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Words, not actions, are most worth watching when China’s National People’s Congress meets each year. While the votes and public debates routinely validate decisions made much earlier, speeches and press conferences around the gathering give a glimpse of what the government considers most pressing.
Premier Wen Jiabao’s press conference at the congress’s closing Friday was no exception. Wen held forth on everything from Tibet to Taiwan, but spoke at greatest length about China’s plans to grow its economy by 8 percent despite the global financial crisis. Much of the government’s $586 billion stimulus package will focus on China’s poorer, left-behind areas – the rural countryside where the vast majority of the population still lives and works. Separate health care and education reforms are also aimed at improving the living standards of farmers, who earn on average less than a third of what their urban counterparts make.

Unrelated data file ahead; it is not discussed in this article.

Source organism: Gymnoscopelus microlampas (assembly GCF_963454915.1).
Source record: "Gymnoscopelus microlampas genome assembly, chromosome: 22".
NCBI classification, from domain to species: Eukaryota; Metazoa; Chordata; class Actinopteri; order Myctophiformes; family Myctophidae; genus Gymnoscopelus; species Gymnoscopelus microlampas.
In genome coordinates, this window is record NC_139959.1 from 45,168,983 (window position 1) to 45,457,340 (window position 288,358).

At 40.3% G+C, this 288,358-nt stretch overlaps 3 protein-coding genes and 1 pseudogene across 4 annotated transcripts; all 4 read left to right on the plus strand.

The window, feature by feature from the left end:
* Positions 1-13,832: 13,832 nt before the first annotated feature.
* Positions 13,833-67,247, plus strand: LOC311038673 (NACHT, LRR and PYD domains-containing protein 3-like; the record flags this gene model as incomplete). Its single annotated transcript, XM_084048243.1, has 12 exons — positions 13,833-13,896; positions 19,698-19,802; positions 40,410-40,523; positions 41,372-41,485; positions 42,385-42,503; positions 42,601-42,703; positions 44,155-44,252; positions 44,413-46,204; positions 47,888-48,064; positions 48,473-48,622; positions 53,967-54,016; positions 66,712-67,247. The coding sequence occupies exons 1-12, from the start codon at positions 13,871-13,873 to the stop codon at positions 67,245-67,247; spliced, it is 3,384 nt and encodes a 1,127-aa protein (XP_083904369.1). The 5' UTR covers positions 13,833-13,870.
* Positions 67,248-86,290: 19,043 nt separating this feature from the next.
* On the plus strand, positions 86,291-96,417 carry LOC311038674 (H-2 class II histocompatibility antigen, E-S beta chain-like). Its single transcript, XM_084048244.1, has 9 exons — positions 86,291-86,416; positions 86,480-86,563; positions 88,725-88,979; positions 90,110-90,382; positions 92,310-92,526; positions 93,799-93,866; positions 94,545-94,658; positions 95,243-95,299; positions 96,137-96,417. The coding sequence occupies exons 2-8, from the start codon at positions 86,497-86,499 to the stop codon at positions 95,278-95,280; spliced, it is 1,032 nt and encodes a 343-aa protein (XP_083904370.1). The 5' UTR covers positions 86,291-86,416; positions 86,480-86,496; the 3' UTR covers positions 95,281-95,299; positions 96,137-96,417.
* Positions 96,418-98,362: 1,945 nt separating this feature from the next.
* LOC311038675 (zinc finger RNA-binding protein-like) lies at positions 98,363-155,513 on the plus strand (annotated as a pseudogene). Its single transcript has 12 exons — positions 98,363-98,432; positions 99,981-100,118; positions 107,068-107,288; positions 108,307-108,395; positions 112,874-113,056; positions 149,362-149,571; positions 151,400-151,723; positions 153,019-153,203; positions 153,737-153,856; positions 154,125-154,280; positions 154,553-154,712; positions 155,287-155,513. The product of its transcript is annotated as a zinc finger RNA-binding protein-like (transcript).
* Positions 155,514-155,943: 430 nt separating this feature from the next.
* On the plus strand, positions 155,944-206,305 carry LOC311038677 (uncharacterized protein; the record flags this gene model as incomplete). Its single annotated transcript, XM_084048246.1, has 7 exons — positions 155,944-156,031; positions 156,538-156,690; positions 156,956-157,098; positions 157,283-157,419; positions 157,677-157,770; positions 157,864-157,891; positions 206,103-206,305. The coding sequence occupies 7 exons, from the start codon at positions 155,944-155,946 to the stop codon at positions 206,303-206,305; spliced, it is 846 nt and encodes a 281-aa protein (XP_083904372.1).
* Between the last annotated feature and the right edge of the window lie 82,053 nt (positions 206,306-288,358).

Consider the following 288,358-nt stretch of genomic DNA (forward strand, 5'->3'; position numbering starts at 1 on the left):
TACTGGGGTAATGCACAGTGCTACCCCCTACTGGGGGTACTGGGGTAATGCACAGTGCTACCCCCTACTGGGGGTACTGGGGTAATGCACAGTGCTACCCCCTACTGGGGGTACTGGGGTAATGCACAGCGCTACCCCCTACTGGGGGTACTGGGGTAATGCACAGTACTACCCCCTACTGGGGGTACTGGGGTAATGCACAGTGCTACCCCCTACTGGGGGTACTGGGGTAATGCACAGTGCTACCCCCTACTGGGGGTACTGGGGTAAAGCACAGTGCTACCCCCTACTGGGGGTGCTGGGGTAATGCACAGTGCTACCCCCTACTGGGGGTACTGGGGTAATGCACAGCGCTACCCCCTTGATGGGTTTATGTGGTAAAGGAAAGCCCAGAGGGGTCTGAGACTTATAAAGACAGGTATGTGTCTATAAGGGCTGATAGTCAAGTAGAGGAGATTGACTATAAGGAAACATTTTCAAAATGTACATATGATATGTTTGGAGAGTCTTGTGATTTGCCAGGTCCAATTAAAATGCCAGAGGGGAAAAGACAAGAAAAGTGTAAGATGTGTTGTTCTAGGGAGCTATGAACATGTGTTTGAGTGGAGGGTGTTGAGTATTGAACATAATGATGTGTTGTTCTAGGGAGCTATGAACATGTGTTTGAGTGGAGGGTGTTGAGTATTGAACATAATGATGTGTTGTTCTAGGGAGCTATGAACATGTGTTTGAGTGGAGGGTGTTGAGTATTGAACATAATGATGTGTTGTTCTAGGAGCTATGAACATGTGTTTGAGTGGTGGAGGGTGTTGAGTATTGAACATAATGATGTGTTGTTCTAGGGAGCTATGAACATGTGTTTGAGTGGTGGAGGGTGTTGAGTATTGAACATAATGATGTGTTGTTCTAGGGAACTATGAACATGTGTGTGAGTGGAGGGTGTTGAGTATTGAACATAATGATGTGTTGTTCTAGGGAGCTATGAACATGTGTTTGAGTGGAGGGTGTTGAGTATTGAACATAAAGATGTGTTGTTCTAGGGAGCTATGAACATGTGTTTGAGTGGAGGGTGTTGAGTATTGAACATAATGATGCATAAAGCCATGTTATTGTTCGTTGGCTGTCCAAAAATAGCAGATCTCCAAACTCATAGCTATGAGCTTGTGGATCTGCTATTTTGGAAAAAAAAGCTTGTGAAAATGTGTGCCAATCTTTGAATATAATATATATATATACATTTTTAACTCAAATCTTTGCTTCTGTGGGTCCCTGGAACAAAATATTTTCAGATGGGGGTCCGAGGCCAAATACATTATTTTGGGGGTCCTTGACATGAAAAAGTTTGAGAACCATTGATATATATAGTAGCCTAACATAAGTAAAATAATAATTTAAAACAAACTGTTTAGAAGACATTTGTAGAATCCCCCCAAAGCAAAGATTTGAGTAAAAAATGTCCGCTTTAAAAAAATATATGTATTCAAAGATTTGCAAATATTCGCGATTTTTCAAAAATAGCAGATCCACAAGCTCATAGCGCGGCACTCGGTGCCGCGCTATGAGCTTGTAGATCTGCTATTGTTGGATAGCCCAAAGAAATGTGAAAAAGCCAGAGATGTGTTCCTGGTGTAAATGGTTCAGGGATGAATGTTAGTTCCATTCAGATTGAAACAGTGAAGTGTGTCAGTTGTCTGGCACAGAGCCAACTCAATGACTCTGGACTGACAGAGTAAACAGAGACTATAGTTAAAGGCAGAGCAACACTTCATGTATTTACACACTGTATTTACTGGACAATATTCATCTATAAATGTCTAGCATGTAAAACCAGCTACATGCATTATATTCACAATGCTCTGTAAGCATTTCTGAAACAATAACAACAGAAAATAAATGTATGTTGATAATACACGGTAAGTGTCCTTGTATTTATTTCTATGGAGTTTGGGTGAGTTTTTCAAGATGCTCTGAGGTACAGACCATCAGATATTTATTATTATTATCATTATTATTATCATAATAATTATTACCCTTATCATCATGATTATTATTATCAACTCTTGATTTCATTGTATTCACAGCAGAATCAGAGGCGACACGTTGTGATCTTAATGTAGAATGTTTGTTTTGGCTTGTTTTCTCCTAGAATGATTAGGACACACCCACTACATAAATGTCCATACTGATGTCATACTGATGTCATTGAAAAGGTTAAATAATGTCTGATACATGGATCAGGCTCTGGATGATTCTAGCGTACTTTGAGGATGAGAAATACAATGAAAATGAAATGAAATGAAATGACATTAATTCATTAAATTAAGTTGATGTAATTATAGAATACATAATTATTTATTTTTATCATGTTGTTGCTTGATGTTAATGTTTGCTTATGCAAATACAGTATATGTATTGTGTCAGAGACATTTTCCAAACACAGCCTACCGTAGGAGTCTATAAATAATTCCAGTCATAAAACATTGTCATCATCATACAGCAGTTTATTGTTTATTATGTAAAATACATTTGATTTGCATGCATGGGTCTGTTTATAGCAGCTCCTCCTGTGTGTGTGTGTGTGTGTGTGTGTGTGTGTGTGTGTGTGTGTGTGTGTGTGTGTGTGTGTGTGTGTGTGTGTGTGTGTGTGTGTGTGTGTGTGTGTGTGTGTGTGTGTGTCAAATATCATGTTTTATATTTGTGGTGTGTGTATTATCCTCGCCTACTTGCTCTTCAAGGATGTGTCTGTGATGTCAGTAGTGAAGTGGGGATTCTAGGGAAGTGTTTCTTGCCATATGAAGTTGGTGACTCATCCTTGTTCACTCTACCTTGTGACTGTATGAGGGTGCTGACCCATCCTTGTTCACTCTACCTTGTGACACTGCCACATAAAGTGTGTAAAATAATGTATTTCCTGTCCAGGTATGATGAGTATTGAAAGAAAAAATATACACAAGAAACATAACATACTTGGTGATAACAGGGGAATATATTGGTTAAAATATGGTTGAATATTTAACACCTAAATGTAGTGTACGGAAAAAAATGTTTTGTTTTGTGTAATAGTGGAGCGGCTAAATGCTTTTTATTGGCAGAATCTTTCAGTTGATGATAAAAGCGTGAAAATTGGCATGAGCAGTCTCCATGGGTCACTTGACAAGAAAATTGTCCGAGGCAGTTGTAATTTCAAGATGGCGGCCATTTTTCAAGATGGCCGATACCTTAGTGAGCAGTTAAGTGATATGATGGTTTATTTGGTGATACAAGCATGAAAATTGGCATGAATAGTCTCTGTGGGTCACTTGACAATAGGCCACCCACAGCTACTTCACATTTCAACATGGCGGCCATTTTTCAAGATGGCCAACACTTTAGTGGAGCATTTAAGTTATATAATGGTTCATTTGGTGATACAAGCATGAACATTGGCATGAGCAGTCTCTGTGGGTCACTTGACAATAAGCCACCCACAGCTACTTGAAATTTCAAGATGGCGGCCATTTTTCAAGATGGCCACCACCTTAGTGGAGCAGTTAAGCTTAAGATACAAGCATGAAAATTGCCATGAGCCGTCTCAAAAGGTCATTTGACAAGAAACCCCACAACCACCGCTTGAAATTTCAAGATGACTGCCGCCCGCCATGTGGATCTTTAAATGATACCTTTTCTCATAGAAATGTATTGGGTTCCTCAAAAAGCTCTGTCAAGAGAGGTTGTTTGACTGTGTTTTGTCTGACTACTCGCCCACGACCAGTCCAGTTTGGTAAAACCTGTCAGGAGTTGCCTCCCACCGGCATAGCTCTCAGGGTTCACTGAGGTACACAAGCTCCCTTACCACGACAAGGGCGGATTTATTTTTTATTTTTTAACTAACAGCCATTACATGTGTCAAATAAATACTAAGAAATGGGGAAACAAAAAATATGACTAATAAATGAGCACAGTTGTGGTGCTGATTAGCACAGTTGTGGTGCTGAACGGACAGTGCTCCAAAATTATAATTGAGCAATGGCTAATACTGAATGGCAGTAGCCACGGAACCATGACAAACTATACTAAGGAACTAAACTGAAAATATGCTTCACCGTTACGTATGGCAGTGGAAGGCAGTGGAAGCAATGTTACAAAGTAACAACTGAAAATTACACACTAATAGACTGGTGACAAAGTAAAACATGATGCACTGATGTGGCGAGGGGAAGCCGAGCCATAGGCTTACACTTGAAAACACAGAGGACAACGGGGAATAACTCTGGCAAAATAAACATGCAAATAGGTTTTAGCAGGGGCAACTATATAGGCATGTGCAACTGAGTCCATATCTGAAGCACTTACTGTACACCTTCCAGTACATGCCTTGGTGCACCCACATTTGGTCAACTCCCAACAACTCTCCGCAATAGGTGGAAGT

But the chasm between rural and urban China is wide and deep, and will be difficult to bridge, Wen noted. At this point, China’s economic health depends in large part on its rural population: how much they earn and what they buy. The government hopes a push to make them bigger consumers can help take the edge off the drain in global demand for Chinese goods. It’s an incredibly steep climb.
“No matter how much investment you make in the countryside, it will not be enough,” the premier said.